And then we have the glute medius, which is a powerful, powerful hip abductor. And the glute minimus is often considered more of a stabilizer muscle and it’s also an abductor.

Now, it’s interesting because there’s been some more research about the glute maximus because the glute maximus has two points of attachment close to that leg bone. So it has an attachment through the iliotibial band, as well as onto the femur itself.

So the top two-thirds to three-quarters feeds into the IT band. And then that bottom third, bottom quarter, feeds directly into the femur itself. So there’s been some interesting research, and I’ve spoken about this before, about how those lower glutes actually act as an external rotator or stabilizer.

Now, people argue with this, saying it’s too superficial of a muscle to act this way. I’m just quoting the research and what they’re suggesting is happening there. So it becomes kind of curious, right? Whether you agree or disagree, it’s just curious, right? The difference between part of the muscle attaching to the IT band and part of that muscle attaching directly into the femur.

All in all, however it’s functioning, however one wants to debate it or consider it, there are these three sections, the fiber alignment is different, the attachment points are different, and they act on that leg bone and the pelvis in different ways. And then collectively, they all need to function well.

Now, some of the common movements that I see being taught to help people reconnect with their glutes is they can often do movements like bridge pose, that’s being supine and then extending through the hip into bridge, or being prone on the belly, and doing leg extensions.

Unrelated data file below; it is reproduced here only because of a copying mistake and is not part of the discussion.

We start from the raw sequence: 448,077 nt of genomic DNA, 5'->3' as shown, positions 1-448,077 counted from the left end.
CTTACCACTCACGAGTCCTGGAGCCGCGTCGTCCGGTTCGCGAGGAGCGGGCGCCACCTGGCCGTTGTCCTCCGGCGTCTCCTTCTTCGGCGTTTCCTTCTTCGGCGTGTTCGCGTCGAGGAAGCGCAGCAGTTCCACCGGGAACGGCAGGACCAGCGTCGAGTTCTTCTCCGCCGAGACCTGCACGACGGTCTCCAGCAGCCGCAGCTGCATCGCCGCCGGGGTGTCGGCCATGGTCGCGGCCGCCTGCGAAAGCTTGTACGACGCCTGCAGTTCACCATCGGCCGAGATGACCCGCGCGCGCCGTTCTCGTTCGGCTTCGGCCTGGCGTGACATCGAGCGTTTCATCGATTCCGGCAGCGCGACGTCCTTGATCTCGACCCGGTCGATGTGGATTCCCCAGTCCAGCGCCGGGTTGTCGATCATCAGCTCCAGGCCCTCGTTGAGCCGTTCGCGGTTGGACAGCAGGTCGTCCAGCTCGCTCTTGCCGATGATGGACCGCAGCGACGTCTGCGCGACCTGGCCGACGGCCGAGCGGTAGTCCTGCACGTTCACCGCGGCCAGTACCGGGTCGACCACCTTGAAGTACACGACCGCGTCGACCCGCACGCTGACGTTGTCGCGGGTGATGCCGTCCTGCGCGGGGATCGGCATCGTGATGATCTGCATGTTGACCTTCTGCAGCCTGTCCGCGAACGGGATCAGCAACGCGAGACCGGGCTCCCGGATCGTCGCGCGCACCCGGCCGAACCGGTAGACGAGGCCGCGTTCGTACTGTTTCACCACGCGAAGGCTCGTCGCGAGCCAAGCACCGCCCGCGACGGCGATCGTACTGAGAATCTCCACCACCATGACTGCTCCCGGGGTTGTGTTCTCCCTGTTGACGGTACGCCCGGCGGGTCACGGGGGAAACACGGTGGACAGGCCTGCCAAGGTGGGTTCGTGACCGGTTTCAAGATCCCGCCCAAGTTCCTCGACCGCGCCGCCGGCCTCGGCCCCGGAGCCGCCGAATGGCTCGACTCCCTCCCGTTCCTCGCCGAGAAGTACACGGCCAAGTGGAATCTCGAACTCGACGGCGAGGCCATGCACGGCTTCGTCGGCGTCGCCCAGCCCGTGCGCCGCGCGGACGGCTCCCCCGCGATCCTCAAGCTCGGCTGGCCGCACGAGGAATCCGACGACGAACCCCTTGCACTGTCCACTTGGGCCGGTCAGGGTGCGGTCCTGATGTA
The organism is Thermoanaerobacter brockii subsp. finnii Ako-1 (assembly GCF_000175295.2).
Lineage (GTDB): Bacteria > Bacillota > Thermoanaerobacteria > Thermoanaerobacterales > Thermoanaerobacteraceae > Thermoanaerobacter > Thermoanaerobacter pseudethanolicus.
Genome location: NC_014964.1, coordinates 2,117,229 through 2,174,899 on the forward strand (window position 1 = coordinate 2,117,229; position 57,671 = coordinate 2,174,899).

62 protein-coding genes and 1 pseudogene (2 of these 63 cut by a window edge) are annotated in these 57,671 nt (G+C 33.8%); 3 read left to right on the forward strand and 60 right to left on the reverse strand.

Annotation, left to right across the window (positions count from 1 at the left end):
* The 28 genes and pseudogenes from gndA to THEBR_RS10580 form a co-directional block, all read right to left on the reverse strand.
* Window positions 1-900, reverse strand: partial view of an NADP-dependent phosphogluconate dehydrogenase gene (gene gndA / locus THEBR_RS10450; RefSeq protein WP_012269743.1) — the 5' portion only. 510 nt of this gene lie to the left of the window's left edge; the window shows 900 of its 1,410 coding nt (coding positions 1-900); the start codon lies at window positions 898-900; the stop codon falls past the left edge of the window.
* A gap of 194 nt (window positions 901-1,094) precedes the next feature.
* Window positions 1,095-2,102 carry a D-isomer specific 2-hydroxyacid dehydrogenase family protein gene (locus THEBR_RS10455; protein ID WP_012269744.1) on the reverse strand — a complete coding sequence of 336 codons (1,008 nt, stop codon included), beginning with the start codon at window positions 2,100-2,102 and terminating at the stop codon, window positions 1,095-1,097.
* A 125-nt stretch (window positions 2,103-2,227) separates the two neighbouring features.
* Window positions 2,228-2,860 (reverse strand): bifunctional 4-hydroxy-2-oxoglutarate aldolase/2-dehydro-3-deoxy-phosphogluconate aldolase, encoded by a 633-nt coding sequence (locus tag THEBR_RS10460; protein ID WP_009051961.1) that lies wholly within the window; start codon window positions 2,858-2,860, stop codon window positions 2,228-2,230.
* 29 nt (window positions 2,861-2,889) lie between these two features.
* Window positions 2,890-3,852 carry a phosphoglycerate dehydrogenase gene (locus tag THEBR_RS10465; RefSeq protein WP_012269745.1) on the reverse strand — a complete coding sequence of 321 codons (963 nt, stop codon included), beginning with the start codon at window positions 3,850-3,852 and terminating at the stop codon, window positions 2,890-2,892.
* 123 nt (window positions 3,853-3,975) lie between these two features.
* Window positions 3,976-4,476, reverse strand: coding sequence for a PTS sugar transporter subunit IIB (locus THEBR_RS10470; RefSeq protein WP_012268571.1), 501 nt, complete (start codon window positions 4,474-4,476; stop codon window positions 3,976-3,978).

I’ve also seen people take the bridge pose onto a ball and do bridge on a ball, maybe even adding load to that and do something that’s then called hip thrusts. Donkey kicks are another one when you’re on hands and knees and then lifting the leg back into extension. And you can do versions of that partly like Superman or pointer pose, which is extending the back leg backward.

And then there’s movements that are more hip abduction, so raising the leg out to the side, might add abduction rotation and do clamshells. All of these are really common exercises that you can easily Google by just doing like, what are the best glute exercises and you’ll find them. And there’s others that I have not included, but you’ll find them easily, easily online.

And that’s not the problem. There is not a dearth of information. There is plenty of information out there on what you can do to engage your glutes. That’s not the problem. I think the problem to solve is how people are actually doing the movement. And I’m going to give a few different examples here for you to explore.

You can explore them on yourself and then with your clients, explore them with your clients. And try to really take on the notion of curiosity as you’re doing this and that you’re not trying to get the movement right, but helping someone grow awareness about how their body parts move.